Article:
Months To Years Summer 2018 MTY_Summer2018_v7 - Page 37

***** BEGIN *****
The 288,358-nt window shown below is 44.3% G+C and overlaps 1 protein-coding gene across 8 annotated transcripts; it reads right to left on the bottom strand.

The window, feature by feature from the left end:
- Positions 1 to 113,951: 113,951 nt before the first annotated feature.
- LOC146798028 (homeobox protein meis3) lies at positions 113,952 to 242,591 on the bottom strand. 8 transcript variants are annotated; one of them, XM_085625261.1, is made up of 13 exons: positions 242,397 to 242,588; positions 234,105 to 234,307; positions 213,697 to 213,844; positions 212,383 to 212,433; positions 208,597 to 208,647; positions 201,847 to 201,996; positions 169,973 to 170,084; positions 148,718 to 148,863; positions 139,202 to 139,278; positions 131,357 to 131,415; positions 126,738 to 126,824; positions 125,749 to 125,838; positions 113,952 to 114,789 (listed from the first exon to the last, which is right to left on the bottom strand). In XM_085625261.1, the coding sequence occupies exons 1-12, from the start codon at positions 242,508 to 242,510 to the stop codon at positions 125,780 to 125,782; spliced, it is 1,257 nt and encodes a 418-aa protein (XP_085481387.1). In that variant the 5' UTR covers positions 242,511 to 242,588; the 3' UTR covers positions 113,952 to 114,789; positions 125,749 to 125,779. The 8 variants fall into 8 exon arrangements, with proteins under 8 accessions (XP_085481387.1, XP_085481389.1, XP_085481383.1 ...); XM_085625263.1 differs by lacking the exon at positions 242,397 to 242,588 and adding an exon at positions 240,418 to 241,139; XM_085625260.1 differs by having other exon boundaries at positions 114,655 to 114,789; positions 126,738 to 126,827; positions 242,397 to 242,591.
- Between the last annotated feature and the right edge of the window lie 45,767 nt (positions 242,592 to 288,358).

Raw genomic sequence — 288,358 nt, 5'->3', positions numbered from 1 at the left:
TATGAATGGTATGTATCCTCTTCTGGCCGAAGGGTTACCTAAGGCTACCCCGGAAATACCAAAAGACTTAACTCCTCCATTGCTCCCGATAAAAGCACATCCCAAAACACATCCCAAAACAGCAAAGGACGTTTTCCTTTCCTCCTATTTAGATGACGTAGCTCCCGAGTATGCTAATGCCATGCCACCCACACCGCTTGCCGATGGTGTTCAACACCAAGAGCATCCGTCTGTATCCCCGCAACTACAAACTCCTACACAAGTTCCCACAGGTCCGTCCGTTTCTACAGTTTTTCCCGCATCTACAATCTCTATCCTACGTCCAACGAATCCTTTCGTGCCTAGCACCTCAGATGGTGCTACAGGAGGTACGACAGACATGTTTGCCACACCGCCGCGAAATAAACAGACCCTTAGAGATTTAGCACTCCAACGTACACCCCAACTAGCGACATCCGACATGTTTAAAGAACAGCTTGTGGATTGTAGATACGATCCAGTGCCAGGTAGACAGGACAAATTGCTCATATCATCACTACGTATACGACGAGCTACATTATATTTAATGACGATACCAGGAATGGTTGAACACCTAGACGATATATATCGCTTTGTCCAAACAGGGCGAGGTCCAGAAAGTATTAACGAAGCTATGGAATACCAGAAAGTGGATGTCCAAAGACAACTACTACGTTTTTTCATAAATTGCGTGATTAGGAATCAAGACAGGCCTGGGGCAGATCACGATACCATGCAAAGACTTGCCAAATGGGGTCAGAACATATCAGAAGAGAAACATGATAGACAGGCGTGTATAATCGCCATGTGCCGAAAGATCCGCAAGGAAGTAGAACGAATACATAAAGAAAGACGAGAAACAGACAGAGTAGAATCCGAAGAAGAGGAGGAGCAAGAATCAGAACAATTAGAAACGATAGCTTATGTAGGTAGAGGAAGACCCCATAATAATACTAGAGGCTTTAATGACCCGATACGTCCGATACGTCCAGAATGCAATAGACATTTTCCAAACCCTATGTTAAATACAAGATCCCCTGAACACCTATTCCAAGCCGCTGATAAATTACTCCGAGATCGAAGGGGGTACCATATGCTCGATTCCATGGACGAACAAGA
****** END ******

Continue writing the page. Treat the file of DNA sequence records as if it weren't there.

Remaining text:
Washtub By Patti See My father’s voice sounds like Nick Nolte gargling I’ve heard our home-care nurse use this word a few times marbles.  Dad’s almost 91; I think of him as when she listened to Dad’s lungs. my baby.  Same flutter in my heart when I suspect something is wrong, same crushing weight of responsibility “We’ll never get him to urgent care,” I say. and tenderness.  At a glance I can tell his mood, health, or disposition. Today, two steps into Dad’s kitchen, I know he This nurse questions me about his temperature, oxygen likely has pneumonia. level, color of his sputum.  They are all normal, which makes me feel a little better. “It’s a head cold, not a chest cold,” he says. “I’m fine.”   When I was a child, Saturday was for baths in our Unlike a baby, Dad can choose his own fate.  A common family.  As the youngest of eight, I got to bathe first.   A cold can turn deadly within hours: he could drown in his little more hot water was added for the next oldest, David, own juices if his lungs fill.  His emphysema is from decades then Geralynn, Joe Junior, and on up. Then Mom, and of breathing coal and diesel fumes, not to mention finally, Dad.  My parents both grew up on farms without smoking for 50 years.  indoor plumbing; they never stopped seeing running water as the tremendous commodity it is. There were many perks My sister and I rarely visit Dad at the same time, but this to being the “baby” of the family—doted upon by older Saturday morning we’re here together to decorate for siblings, adored by parents who knew I’d be the last—but Christmas. Geralynn and I tag-teamed our way through bathing in my own water was at the top of that list.  our mom’s illness and death.  Now we’re doing the same for Dad.  When my mom got too sick to care for herself, Saturday mornings were for bathing her, first on my own and then While he showers, Geralynn puts together his pint-sized with Geralynn’s help.  artificial tree, and I call Dad’s home-care hotline.  When I finally get a real person, I have to think before I give Two things Dad did when the last kid left home (me!): Dad’s date of birth. ordered cable TV and installed a shower in his bathtub. I think this was so he’d never have to bathe in someone I’ve only said my own or my son’s birthday on the phone else’s water ever again. to a medical professional.  I pause.  “January.”  Another   pause.  “18.”  1930 or 1926—which is Mom and which is Dad?  “1926,” I say. The nurse says, “At his age, he needs to come in.”   Today after Dad’s shower, I tell him about the nurse hotline.  “Why would you call them?” he asks, incredulous that we’d bother anyone on a Saturday because of a mere “head I don’t bother telling her Dad’s other ailments, one of cold.”   which might have killed a weaker man: congestive heart failure, diabetes, chronic gout, sleep apnea. Palliative care, a step before hospice, means we have a nurse available via phone 24 hours a day.  I remind him “He thinks he’s better today,” I tell her.  “But he how fast a cold can become pneumonia. sounds juicy.”   37